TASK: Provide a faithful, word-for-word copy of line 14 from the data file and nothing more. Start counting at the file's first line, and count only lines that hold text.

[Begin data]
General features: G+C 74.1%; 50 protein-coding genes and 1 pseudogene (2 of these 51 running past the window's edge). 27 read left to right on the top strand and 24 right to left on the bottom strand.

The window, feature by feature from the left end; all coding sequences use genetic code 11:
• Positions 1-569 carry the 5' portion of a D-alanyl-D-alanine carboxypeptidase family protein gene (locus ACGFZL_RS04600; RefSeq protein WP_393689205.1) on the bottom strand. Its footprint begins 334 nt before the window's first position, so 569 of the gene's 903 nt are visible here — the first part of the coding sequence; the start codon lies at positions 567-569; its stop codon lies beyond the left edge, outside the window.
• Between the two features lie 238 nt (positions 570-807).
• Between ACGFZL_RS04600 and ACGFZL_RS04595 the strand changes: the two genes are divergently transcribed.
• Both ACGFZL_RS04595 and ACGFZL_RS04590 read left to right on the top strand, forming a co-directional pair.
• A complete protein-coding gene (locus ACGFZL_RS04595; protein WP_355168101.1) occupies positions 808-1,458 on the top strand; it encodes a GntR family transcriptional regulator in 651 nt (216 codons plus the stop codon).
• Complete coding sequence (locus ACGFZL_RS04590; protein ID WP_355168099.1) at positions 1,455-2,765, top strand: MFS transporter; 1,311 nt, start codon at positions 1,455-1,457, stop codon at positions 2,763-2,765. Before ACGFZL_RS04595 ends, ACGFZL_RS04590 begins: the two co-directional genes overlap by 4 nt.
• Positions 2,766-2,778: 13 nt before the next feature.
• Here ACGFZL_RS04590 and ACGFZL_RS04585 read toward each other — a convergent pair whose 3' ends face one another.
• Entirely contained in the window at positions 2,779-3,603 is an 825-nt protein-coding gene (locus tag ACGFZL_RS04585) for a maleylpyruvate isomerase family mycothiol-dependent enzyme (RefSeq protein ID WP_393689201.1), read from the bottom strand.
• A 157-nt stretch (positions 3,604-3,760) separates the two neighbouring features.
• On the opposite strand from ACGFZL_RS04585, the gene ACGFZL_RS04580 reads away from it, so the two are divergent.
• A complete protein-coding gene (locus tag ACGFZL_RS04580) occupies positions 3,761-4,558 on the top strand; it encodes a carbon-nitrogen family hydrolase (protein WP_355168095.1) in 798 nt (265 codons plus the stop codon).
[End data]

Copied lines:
• A complete protein-coding gene (locus tag ACGFZL_RS04580) occupies positions 3,761-4,558 on the top strand; it encodes a carbon-nitrogen family hydrolase (protein WP_355168095.1) in 798 nt (265 codons plus the stop codon).